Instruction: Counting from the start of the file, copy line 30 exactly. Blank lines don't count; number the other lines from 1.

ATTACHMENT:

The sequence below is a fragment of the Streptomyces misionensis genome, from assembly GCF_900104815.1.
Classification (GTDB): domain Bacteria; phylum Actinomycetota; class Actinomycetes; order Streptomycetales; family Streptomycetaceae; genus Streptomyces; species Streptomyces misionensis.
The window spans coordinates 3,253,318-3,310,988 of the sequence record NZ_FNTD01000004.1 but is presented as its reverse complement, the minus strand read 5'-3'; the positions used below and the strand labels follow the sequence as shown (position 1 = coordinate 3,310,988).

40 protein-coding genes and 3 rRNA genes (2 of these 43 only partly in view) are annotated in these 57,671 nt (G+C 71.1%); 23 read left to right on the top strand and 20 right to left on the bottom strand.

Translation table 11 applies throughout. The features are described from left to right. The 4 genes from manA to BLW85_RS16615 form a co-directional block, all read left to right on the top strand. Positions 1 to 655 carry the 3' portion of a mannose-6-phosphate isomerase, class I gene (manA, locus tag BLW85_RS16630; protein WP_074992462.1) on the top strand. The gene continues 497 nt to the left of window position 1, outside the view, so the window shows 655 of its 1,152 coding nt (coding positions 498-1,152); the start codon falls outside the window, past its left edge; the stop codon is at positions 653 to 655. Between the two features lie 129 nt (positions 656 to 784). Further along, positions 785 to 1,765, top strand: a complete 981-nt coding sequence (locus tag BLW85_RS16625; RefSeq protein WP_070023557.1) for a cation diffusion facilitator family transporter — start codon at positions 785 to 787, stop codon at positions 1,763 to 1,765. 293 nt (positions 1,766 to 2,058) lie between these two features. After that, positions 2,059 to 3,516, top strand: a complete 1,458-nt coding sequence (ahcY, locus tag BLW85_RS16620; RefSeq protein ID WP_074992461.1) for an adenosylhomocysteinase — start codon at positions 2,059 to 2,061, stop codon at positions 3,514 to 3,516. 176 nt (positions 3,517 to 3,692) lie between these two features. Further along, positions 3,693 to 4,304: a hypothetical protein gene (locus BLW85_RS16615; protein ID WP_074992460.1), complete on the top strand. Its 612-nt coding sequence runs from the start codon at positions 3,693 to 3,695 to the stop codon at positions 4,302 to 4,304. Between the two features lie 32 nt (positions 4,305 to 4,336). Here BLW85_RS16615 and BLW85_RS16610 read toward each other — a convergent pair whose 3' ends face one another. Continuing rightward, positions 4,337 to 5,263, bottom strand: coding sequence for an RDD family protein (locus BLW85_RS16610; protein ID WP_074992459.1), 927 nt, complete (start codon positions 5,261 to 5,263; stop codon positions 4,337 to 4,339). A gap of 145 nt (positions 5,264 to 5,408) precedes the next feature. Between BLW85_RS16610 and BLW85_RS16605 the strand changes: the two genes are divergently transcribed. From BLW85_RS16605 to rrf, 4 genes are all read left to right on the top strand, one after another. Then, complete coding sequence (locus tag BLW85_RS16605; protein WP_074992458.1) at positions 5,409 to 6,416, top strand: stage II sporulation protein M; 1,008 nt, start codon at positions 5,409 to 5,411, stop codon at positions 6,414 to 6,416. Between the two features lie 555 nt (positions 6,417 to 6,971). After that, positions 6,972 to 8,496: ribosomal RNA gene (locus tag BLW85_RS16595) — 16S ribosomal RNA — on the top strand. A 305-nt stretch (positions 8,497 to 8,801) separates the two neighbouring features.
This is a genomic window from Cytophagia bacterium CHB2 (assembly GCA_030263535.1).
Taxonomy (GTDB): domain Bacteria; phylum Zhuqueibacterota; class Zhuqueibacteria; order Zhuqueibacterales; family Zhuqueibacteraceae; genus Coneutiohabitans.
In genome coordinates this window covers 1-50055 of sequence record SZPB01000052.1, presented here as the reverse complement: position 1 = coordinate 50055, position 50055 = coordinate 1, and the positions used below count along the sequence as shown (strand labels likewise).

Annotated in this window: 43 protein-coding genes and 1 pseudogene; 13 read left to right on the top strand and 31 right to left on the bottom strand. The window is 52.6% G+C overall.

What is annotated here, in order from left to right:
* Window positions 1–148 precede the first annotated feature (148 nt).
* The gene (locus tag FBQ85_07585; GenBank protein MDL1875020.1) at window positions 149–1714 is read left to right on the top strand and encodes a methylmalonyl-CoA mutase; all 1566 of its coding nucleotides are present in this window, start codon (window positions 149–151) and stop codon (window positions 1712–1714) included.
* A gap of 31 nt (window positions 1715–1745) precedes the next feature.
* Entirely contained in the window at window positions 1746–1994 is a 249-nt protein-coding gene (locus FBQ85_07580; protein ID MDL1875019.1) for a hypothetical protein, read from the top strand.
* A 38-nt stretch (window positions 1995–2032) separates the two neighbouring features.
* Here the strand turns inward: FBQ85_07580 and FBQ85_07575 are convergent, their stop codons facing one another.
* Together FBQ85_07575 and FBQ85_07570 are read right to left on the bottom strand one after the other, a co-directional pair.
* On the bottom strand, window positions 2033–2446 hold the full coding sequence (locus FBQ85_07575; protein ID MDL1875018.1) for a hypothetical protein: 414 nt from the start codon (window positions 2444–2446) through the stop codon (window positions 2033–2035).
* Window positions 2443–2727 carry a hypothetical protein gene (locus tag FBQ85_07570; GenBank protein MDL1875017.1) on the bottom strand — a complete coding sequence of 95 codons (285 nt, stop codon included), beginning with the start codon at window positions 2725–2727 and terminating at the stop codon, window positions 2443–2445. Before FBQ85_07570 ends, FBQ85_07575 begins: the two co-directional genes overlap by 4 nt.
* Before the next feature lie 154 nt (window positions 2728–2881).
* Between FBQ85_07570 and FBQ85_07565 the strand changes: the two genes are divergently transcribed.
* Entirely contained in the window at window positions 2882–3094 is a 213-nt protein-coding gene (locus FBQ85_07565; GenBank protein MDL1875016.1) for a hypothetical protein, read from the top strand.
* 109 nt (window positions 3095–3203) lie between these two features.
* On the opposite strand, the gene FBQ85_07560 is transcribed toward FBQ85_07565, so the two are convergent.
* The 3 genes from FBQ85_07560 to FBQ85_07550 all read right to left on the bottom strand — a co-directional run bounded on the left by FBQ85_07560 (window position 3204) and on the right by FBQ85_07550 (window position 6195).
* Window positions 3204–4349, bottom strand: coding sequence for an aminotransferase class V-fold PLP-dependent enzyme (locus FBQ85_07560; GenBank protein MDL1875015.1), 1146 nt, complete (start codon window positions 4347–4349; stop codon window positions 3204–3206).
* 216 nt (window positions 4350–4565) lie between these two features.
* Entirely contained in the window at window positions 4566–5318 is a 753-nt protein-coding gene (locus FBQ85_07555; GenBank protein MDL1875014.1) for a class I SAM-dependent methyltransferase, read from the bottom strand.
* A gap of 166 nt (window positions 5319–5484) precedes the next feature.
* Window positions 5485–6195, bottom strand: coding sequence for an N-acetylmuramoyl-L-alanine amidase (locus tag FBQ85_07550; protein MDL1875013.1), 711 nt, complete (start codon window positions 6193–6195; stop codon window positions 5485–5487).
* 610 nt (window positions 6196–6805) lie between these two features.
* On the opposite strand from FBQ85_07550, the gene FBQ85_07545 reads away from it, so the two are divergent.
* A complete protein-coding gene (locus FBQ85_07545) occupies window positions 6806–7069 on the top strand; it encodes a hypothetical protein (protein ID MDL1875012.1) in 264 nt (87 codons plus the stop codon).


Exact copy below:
* Window positions 5485–6195, bottom strand: coding sequence for an N-acetylmuramoyl-L-alanine amidase (locus tag FBQ85_07550; protein MDL1875013.1), 711 nt, complete (start codon window positions 6193–6195; stop codon window positions 5485–5487).